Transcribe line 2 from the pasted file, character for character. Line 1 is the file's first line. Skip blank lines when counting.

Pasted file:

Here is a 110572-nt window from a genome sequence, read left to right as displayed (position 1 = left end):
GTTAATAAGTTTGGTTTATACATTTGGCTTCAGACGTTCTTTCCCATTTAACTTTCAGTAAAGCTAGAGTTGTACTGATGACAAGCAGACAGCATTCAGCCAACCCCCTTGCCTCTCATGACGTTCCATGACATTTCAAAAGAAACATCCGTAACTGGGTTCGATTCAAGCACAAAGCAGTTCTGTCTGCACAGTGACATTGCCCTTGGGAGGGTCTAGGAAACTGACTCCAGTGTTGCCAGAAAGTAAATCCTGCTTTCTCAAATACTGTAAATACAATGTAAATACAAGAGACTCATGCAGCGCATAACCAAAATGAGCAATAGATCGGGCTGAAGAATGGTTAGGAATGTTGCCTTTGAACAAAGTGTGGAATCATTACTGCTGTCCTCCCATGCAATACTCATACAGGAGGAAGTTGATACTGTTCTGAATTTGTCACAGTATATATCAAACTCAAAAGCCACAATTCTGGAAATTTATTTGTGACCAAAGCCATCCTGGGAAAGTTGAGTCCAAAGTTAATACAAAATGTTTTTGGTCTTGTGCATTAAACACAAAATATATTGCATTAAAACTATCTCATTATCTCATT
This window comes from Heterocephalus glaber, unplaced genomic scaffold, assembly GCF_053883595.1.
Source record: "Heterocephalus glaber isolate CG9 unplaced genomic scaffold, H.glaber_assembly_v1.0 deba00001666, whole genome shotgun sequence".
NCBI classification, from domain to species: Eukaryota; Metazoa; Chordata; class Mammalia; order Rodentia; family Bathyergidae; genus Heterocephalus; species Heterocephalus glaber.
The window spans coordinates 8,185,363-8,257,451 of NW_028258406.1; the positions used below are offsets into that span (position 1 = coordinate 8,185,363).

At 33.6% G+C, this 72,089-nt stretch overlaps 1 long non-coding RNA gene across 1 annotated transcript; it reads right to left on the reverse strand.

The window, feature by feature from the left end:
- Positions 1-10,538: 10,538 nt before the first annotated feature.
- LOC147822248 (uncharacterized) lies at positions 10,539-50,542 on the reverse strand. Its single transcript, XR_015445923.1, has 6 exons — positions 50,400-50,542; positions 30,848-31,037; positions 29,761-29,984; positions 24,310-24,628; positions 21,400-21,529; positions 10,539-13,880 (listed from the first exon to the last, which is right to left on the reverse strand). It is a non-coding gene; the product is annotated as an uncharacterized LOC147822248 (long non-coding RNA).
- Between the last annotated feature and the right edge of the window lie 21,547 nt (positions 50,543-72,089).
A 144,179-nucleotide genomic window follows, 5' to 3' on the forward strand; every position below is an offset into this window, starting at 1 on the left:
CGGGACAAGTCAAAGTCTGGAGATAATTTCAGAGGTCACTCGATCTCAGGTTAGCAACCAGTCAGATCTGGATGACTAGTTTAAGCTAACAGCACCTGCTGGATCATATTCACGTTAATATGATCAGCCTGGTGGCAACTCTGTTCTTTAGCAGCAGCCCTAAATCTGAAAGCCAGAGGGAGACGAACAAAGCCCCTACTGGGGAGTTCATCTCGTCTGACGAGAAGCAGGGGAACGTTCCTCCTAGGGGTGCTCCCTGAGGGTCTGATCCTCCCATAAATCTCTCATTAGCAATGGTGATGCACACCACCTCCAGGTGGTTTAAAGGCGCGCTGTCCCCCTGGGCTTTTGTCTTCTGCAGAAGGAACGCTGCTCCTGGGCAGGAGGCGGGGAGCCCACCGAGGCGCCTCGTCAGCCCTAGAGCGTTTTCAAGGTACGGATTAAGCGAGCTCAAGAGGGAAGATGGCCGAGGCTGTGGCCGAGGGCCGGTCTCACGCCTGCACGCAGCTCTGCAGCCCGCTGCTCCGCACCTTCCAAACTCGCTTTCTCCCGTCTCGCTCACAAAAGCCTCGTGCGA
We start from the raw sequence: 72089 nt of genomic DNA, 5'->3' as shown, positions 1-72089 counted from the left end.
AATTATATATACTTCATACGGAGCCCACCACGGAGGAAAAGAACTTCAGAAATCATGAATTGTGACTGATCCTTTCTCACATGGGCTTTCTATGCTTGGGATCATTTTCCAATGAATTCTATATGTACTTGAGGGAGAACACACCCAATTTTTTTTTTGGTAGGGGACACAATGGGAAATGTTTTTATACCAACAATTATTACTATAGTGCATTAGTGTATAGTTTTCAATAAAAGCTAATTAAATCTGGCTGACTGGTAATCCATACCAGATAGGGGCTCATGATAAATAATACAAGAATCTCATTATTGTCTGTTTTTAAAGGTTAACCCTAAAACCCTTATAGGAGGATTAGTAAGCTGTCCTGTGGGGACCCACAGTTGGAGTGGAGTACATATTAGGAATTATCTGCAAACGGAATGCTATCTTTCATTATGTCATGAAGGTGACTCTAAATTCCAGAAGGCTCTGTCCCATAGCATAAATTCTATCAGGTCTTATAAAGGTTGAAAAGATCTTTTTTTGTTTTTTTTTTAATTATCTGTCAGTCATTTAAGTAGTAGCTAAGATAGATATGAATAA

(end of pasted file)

GTTAATAAGTTTGGTTTATACATTTGGCTTCAGACGTTCTTTCCCATTTAACTTTCAGTAAAGCTAGAGTTGTACTGATGACAAGCAGACAGCATTCAGCCAACCCCCTTGCCTCTCATGACGTTCCATGACATTTCAAAAGAAACATCCGTAACTGGGTTCGATTCAAGCACAAAGCAGTTCTGTCTGCACAGTGACATTGCCCTTGGGAGGGTCTAGGAAACTGACTCCAGTGTTGCCAGAAAGTAAATCCTGCTTTCTCAAATACTGTAAATACAATGTAAATACAAGAGACTCATGCAGCGCATAACCAAAATGAGCAATAGATCGGGCTGAAGAATGGTTAGGAATGTTGCCTTTGAACAAAGTGTGGAATCATTACTGCTGTCCTCCCATGCAATACTCATACAGGAGGAAGTTGATACTGTTCTGAATTTGTCACAGTATATATCAAACTCAAAAGCCACAATTCTGGAAATTTATTTGTGACCAAAGCCATCCTGGGAAAGTTGAGTCCAAAGTTAATACAAAATGTTTTTGGTCTTGTGCATTAAACACAAAATATATTGCATTAAAACTATCTCATTATCTCATT